And that's all, folks, for now
It's been an uplifting fortnight.
And that doesn't mean just Behdad Salimikordasiabi.
If this hasn't been the best Olympics ever, it's definitely been the best Olympics in London.
The 1948 London Games were the Ration Olympics in the wake of World War 2. The London Games of 1908 are now remembered only for Reggie Walker winning our first gold medal (10.8sec in the 100m, if you must know).
At those 1908 Games motorboating was an event. That has since been replaced by showboating.
The thing about an Olympics is that we end up watching stuff we'd never usually watch. Ki Bo Bae was a good reason to take in the women's archery at Lord's. Even synchronised swimming, much derided before the Games, has emerged as more than just a nice smile underwater. It requires, as we have been told, great upper-body strength to propel yourself out of a pool, feet first and in a straight line while twirling around at the same time.
The individual dressage at Greenwich was memorable as much for the music as for the horses.
The Dutch rider's selection ranged from Magnificent Seven, through Live and Let Die to The Great Escape. We would not have been surprised if the horse had turned into Steve McQueen's motorcycle and leapt across the barbed wire. The British woman rider and her mount danced to Land of Hope and Glory - and won.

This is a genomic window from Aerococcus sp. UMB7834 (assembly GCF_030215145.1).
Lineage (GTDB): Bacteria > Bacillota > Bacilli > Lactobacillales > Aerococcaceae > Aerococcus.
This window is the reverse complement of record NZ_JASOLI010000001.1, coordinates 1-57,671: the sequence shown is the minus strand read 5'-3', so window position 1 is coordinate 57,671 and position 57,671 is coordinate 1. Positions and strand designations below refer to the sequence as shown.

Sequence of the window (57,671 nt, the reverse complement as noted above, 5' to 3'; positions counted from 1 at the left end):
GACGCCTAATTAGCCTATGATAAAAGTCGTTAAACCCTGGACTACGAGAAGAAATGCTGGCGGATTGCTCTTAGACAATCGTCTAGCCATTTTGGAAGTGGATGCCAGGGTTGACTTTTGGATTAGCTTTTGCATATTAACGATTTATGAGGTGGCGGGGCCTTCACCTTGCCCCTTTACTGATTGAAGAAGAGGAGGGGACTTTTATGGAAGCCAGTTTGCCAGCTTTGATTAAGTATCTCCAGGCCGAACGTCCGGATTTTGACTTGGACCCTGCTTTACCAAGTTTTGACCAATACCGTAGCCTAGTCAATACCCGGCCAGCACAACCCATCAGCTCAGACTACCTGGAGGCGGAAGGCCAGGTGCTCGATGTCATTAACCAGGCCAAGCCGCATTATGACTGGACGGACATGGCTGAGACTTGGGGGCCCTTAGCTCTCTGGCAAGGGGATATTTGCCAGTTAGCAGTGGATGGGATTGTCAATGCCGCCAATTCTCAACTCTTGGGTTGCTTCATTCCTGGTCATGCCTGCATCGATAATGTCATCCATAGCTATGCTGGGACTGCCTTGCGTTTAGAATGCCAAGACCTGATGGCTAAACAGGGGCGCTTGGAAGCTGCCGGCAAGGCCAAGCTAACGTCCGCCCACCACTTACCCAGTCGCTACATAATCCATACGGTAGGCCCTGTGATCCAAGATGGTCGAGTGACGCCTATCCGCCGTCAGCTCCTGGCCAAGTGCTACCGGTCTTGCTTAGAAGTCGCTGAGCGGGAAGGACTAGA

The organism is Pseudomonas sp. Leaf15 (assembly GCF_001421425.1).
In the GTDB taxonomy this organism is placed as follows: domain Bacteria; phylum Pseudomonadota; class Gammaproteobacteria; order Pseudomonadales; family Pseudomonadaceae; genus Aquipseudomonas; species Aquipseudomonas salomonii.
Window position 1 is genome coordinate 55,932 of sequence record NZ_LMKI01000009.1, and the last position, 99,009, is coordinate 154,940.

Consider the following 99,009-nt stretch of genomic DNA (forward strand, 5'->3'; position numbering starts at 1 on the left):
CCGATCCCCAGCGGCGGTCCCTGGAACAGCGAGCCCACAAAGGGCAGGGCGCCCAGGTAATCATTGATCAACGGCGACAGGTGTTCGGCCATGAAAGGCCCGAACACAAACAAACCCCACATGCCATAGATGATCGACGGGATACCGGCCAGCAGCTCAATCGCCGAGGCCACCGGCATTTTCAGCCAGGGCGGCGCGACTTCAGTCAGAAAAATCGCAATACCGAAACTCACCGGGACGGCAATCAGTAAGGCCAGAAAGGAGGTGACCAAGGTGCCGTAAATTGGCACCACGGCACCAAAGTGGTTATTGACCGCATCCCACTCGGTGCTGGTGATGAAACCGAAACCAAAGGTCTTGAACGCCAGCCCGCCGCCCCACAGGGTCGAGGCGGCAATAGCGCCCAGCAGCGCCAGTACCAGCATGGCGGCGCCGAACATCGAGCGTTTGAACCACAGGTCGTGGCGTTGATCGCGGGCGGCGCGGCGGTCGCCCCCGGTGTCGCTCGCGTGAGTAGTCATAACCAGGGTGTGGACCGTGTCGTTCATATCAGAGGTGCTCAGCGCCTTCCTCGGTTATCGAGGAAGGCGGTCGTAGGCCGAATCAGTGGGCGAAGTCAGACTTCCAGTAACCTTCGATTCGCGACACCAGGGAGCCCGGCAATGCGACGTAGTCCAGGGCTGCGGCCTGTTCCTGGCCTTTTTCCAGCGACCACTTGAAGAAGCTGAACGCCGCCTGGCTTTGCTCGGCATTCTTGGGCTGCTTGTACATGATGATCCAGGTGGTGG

There have also been an array of characters you would find nowhere else in sport. From Sarah Attar, running last in her heat of the 800m but given a standing ovation because she was the first Saudi Arabian woman ever to compete at an Olympic Games, to Logan Campbell, a taekwondo Kiwi who paid for his trip with profits from his brothel. He was knocked out in the first round, which just goes to show the gods of Olympus don't smile on whatever the male equivalent of a madam might be.
Everyone has an Olympic favourite. I have two, and they are both in-house.
Our man David Isaacson has been delivering gold-medal performances daily. If you think it's easy being the only man reporting on an Olympic Games for seven different newspapers, who all think they can do it better, try the decathlon, followed by a spot of weightlifting, open-water swimming and a marathon thrown in - on a single day. And he's doing it all without any illegal stimulants.
Ross Tucker is the other. He's our find of the Games. The rest of us hacks can write about how Usain Bolt won the 100m gold medal, but only Ross can tell you why.
And if you're still wondering about the reference to Behdad Salimikordasiabi in the second paragraph, he's the 22-year-old Iran big fella who's now entitled to call himself the strongest man in the world.
Salimikordasiabi is the type of bloke you'd want by your side when you're moving house. Salimi, for short, became the 2012 Olympic gold medallist in the plus-105kg category with a 208kg snatch and a 247kg clean and jerk for a total of 455kg. He could carry a fridge upstairs without even blinking.
It's not just a question of strength either. There's an ugly elegance to how his hips, shoulders, hands and knees all work to a rhythm to get the load above his head - and the agony of waiting for the judges' approval before he can let it all go again.
And now it's all over. We didn't win the 12 medals Gideon Sam had giddily predicted, but we did okay, and the best of all was that Yorkshire won more gold medals than the Aussies!